Besides, a growing body of literature propose that dividend policy can be driven by some firm-related factors. This study will control some variables relative to some aspects of firm fundamental which potentially cause change in results. The first characteristics are firm size. Fama and French (2001) identify that large companies are more likely to pay dividend than small one. They also confirm that companies generating high earning tend to share their partial profits to shareholders in the manner of dividends. In this case, we also expect to find the significantly positive association between two factors and dividend decisions. Different from the proxies of firm size and profitability Fama and French (2001) employ in their article, we use natural logarithm of total asset as a measure for firm size and return on asset (ROA) as a proxy for profitability as proposed by J. Chen et al. (2017). The calculation of ROA is started with operating profit, knowns as earnings before interest and taxes, then adding depreciation of fixed assets and amortization of intangible assets, finally being divided by total assets.
Investment opportunity set is considered as determinant factor of financing decision. According to Fama and French (2001), J. Chen et al. (2017), Smith and Watts (1992) and Gaver and Gaver (1992), if a company finds attractive opportunities for growth and development, they will pay less dividend to fund valuable projects in the future. Nevertheless, finding of Denis and Osobov (2008) provides mixed results. In the United States, Canada, and the United Kingdom, payment of dividend is negatively associated with prospective investment while the decrease in dividend payers in Germany, France and Japan does not correspond to any measures of firm growth opportunities. To examine impact of growth opportunity on dividend payers in China, Tobin’s Q is applied. It is the ratio of book value of assets minus book value of equity plus market value of equity to the book value of assets. The influence of growth opportunities is expected to be consistent with conclusions of Fama and French (2001), J. Chen et al. (2017), Smith and Watts (1992) and Gaver and Gaver (1992).
Jensen (1986) finds the debt-based policy is better instrument than dividend to mitigate the free cash flow under control of manager as debt commitment would bind managers’ promises legally about certain incomes for debtholders. Keeping the high debt ratio could require high monitoring cost, accordingly reduce agency cost. For that reason, alternatives to reduce agency cost such as dividends are not required frequently. We use the ratio of total debt (short- and long-term debt) to total assets is used a proxy for corporate leverage. In this case, leverage is expected to negatively correlate with dividend payouts.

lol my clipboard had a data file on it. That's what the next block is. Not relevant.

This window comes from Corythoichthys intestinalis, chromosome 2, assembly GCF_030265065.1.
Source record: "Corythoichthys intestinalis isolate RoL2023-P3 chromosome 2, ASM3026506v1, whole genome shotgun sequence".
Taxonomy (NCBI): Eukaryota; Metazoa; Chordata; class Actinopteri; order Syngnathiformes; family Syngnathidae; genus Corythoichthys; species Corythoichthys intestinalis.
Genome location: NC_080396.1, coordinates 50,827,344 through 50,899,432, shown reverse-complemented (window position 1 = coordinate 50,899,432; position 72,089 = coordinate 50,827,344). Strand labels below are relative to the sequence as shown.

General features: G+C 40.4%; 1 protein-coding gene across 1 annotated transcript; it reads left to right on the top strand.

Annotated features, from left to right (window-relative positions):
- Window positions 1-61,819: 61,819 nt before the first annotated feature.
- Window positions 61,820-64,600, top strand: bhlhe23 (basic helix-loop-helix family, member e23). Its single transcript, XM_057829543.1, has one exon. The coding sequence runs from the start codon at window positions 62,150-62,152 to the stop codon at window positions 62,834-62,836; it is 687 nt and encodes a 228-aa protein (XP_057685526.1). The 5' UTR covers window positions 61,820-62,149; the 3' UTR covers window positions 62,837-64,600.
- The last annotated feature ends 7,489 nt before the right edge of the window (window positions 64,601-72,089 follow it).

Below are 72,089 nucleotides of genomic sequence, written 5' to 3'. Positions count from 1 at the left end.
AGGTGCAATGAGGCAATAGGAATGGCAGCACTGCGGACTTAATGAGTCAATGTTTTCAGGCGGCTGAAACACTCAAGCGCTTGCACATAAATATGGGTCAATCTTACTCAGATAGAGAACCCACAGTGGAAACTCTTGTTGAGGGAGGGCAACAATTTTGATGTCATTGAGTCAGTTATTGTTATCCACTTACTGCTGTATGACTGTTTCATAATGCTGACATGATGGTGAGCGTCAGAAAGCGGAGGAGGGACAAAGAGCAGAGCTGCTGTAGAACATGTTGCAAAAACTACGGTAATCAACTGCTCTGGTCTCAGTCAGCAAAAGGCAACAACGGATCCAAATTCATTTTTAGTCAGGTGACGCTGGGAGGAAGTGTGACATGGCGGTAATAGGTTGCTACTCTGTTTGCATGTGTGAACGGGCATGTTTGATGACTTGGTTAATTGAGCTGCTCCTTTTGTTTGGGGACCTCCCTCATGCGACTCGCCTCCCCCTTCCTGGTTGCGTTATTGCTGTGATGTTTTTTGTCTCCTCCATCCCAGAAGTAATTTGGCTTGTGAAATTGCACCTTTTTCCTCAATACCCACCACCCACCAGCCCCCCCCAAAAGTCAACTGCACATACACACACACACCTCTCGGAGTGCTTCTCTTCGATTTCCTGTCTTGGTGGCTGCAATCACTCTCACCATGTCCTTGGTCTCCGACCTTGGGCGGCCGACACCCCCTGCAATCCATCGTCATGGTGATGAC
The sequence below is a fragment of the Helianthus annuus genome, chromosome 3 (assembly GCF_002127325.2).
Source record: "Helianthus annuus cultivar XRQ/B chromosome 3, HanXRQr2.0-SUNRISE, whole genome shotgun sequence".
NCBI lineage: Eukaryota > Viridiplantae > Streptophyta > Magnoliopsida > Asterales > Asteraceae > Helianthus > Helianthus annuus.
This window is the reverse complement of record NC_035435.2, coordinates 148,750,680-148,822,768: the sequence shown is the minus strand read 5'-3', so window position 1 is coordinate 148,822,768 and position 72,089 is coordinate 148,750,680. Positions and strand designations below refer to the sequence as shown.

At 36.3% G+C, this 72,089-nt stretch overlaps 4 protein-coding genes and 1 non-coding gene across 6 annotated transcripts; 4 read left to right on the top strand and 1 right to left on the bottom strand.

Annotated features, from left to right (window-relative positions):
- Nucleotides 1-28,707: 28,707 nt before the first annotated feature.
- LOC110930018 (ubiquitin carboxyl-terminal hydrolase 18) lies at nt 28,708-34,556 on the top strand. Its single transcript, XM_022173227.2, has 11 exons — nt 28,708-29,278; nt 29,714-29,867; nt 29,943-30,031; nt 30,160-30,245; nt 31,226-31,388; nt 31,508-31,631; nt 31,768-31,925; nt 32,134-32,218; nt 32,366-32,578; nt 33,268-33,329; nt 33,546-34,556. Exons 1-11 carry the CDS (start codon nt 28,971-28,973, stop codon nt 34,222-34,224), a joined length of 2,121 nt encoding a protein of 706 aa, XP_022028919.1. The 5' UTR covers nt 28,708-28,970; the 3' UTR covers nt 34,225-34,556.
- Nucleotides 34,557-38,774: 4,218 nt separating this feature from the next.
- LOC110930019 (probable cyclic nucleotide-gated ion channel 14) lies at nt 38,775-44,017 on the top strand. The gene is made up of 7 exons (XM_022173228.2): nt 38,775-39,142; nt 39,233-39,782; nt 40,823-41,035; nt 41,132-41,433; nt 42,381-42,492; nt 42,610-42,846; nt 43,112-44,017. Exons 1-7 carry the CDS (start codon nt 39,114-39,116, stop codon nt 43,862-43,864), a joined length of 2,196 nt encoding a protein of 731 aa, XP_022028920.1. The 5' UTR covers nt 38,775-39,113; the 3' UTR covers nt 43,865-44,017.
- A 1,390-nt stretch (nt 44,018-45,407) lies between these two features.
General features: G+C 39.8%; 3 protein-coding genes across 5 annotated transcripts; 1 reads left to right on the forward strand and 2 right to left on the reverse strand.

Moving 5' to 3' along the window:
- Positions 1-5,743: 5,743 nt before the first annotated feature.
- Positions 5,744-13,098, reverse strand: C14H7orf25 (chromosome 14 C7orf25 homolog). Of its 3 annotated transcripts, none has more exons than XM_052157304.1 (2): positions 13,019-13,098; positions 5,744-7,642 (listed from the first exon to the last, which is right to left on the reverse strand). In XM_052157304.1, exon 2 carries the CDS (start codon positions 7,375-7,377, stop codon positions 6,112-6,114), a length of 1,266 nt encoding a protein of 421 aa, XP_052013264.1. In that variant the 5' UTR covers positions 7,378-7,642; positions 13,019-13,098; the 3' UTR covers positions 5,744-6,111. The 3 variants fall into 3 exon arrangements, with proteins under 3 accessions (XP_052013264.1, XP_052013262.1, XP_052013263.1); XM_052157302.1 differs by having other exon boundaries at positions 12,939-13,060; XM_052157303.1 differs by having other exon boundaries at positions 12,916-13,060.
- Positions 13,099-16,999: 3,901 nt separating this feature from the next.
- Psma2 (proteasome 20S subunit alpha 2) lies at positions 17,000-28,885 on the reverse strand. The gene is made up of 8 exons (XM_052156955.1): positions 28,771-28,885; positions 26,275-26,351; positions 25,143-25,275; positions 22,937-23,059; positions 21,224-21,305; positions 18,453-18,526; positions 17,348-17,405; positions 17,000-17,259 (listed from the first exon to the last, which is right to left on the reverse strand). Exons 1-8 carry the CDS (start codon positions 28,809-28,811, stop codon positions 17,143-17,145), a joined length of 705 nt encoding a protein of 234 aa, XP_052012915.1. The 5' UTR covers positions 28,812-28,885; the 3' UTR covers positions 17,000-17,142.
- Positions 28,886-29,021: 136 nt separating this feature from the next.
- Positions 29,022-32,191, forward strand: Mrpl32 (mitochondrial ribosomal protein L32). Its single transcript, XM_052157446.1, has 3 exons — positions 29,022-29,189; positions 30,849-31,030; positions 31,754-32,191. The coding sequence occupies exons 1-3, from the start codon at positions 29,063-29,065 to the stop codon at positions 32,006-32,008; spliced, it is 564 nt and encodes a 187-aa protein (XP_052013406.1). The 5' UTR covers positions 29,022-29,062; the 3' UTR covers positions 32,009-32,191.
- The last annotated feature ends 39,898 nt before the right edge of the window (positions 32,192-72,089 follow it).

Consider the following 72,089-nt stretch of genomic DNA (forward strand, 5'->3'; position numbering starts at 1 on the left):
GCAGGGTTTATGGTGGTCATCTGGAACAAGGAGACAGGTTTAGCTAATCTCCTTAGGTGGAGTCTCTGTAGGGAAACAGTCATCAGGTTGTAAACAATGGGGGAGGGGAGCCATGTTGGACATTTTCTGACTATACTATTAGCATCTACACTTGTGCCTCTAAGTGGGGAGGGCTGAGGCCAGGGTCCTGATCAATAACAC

According to Jensen (1986), increase in accessible money in short term may motivate managers to re-invest in negative projects instead of returning to shareholders. To reduce divergent interests between managers and shareholders, dividend will be paid. Therefore, a high cash reserve could be a signal for high dividend payouts. To measure cash company keeps on hand, we use the proxy of J. Chen et al. (2017). It is computed as cash and marketable securities divided by net assets (total assets minus cash and marketable securities). We expect to find the positive relationship between available cash and dividend policy.
Dividend is a proportional profit which is paid out to investors. To maintain the high dividend payouts ratio over long term, companies are more likely to well generate earnings relative to its total asset. Following J. Chen et al. (2017) we employ the return volatility. It is calculated as the standard deviation of the return on assets over five-year overlapping periods. The sign of association with dividend is expected to be positive.
Fixed assets can be explanatory variable for dividend decisions too. Huang and Song (2006) argue that fixed assets are mandatorily required as collateral to protect creditors from the loss. Holding a high ratio of fixed assets will reduce and eliminate agency cost of debt, probably resulting in increased willingness of corporates to pay dividends. We use the ratio of net property, plant and equipment to total assets, denoted as PPE/TA and expect to find a positive relationship in this case.
The last firm-related variable we want to check in this study is the earned/contributed capital mix (RE/TA) based on evidence of Deangelo, Deangelo, and Stulz (2006). To the extent of industrial firms publicly traded in USA from 1973 to 2002, their results support the life-cycle theory of dividends in which contribution of retained earnings and external capital in its capital structure may cause economic impact the likelihood of paying dividends. Hence, it is necessary to control firm maturity when examining dividends setting. The probability of paying dividend is expected to increase with high earned/contributed capital mix.